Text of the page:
The January SAT is coming up and many students, ours included, are anxious about their "performance." Obviously, being prepared for the test is the best way to reduce test taking anxiety. Here are some last minute tips that also may help you perform your best on test day.
1. Go to bed early the night before, eat breakfast if you normally do, and arrive at the testing center early. Waking up late or arriving late will significantly increase your stress levels before the test. You want go to the test center as calmly as possible.
2. Be confident in your skills. If you have worked with APPLY ME or prepared appropriately, be confident in that preparation. You know how to get the answer, it's just about putting the pieces of the puzzle together correctly.
3. Visualize a successful test day the night before. Take 5 to 10 minutes and simply imagine the next day. Think about everything you will do and see yourself doing well on the test before you take it. Great athletes visualize big games and so should you.
4. Practice deep breathing. Breath in deeply for 5 seconds and then exhale for 5 seconds at least 3 times. Deep breathing has been shown in medical studies to increase blood flow to the brain and lower your blood pressure. Basically, deep breathing can help make you smarter and calmer.
5. Take a timeout during the test if you need one. Put your pencil down and completely relax for a few short minutes if you get stuck or frustrated on the test. "Reboot" yourself and then attack the test.
6. Use the long breaks and short stretch breaks wisely. Leave the room and walk for a few minutes during the long breaks. Actually stretch during the stretch break (you may look like a nerd stretching but this can really help).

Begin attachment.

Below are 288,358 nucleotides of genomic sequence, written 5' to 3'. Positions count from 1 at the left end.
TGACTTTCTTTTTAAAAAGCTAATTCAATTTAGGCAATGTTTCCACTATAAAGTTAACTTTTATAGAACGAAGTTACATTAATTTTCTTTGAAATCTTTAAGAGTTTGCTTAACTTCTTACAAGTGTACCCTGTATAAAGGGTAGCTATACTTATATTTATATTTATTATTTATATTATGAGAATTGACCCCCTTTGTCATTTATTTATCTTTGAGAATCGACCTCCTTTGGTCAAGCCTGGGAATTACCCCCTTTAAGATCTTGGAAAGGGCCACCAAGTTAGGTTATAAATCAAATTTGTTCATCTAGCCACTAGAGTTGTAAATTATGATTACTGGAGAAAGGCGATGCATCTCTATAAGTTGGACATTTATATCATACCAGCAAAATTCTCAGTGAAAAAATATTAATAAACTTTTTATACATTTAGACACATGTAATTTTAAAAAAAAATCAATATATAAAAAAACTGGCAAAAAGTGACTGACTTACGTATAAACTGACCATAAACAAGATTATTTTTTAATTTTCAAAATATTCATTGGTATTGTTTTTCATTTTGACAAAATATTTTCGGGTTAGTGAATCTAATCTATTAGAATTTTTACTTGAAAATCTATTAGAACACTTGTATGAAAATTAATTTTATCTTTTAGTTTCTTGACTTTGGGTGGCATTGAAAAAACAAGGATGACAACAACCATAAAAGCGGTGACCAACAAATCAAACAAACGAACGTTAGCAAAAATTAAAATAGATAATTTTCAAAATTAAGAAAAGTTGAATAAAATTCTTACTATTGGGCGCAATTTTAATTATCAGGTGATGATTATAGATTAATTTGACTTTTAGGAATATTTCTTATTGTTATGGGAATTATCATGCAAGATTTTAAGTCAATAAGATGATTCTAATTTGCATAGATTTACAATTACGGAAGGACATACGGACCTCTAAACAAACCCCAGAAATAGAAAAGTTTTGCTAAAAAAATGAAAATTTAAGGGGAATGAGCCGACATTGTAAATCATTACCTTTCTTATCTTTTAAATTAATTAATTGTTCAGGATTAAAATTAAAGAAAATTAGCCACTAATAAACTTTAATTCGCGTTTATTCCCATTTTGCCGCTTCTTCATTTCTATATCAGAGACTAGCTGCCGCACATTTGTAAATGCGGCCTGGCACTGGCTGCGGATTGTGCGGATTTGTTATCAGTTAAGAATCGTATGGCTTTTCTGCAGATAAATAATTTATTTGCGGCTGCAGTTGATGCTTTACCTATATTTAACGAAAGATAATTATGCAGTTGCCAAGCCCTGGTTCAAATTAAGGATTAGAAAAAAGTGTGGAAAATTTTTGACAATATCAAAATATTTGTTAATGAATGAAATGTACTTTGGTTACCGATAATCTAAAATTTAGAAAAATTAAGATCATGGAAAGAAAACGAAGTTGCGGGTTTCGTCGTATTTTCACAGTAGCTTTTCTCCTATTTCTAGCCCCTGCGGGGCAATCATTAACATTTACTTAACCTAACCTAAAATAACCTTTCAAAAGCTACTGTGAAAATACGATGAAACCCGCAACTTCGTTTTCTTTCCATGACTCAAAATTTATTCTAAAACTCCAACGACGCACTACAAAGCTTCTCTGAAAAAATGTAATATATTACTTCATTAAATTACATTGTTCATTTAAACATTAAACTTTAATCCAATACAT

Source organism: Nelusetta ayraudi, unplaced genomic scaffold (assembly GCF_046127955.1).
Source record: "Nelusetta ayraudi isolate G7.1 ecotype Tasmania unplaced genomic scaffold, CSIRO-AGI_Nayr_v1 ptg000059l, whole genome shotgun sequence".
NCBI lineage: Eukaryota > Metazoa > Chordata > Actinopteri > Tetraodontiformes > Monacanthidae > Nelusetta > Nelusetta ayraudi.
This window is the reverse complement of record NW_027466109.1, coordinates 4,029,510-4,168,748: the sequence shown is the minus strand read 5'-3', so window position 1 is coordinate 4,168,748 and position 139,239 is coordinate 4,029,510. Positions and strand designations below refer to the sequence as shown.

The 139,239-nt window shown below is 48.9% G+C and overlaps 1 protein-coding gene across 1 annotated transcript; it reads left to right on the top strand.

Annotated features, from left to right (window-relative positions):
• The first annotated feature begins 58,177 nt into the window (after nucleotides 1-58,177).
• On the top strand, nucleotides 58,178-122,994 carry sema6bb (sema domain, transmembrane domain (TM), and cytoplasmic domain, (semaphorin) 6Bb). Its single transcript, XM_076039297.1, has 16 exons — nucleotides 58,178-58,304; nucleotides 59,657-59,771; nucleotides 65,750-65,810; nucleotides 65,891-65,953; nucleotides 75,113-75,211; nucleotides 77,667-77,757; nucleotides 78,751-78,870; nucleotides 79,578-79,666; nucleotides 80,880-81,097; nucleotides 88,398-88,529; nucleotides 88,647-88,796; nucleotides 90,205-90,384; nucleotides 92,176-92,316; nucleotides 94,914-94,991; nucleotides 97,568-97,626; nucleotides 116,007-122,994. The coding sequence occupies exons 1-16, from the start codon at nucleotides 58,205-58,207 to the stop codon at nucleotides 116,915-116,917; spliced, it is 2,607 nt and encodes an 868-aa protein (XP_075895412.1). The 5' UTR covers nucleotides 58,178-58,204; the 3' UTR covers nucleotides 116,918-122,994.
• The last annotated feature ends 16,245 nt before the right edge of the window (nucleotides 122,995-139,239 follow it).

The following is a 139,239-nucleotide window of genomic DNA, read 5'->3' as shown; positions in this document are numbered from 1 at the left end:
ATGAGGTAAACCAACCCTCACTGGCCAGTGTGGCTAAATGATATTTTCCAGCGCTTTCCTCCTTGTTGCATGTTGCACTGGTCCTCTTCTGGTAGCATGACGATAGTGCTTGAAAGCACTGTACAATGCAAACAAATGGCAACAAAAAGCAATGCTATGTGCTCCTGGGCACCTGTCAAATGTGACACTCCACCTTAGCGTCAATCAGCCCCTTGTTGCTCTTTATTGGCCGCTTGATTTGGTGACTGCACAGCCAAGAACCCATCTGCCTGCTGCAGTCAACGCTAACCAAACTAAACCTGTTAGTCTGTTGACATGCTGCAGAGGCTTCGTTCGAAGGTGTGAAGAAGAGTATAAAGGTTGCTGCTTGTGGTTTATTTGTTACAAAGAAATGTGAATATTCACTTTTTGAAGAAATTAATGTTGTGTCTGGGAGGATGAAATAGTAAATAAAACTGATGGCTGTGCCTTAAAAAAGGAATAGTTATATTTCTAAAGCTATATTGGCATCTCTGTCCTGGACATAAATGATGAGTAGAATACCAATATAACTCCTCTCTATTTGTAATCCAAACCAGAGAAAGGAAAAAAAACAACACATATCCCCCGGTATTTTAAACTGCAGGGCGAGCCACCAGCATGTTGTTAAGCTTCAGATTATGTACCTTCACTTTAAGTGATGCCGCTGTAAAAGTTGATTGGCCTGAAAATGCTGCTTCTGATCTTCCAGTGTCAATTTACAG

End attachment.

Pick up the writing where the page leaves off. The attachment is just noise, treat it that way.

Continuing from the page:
7. Always remember that you can take the SAT again. Taking the SAT up to 3 times is okay to many schools and don't forget that they take the BEST scores from all your attempts.
8. Forget about the SAT. Despite the importance we place on the SAT, other parts of your application also matter. Your overall grade point average, grades during your last two years of school, and extracurricular activities weigh heavily. Don't worry about whether you think the SAT is important; remember that you can to university despite a low SAT score.
If you don't do as well as you would like on the SAT, email APPLY ME and let's talk about how we can improve the rest of your application so you can get into a university that fits you. With APPLY ME, university admissions...khallas!
At APPLY ME, we realize that most students aren't really using practice tests to their benefit. Yes, it's a 4 hour test and you want to get the beach soon. Yes, you have lots of homework, office work...Yes, insert weak excuse here. You have other things to do, this is exactly why you should be motivated to get the most out of every practice test you take. Here's how:
On a Friday, sit down and take a full-length timed practice test. Do the test in one sitting with, at most, two 10 minute breaks. After you finish, put the test aside and do not do any other studying that day.
The next day, correct your test. While correcting your test sounds simple, this should take you about 1 to 2 hours, depending on the number of questions you get wrong. Here are the steps you should take:
Happy test taking!!